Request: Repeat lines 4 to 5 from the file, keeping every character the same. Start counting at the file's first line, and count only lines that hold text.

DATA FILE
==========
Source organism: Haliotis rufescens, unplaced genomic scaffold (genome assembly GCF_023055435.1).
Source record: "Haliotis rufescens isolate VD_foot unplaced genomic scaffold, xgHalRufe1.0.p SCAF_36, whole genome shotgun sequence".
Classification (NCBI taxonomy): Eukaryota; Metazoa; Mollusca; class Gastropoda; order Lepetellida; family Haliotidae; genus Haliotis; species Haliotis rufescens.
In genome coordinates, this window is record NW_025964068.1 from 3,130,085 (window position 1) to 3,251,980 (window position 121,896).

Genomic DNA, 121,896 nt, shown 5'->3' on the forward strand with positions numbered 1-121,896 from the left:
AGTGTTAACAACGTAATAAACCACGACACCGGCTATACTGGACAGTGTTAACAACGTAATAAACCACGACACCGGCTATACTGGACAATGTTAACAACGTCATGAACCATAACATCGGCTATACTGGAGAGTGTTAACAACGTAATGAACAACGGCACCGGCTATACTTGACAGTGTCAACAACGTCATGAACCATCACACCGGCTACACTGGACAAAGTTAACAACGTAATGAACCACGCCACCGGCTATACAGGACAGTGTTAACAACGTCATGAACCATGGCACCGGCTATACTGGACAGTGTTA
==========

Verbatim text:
In genome coordinates, this window is record NW_025964068.1 from 3,130,085 (window position 1) to 3,251,980 (window position 121,896).

Genomic DNA, 121,896 nt, shown 5'->3' on the forward strand with positions numbered 1-121,896 from the left: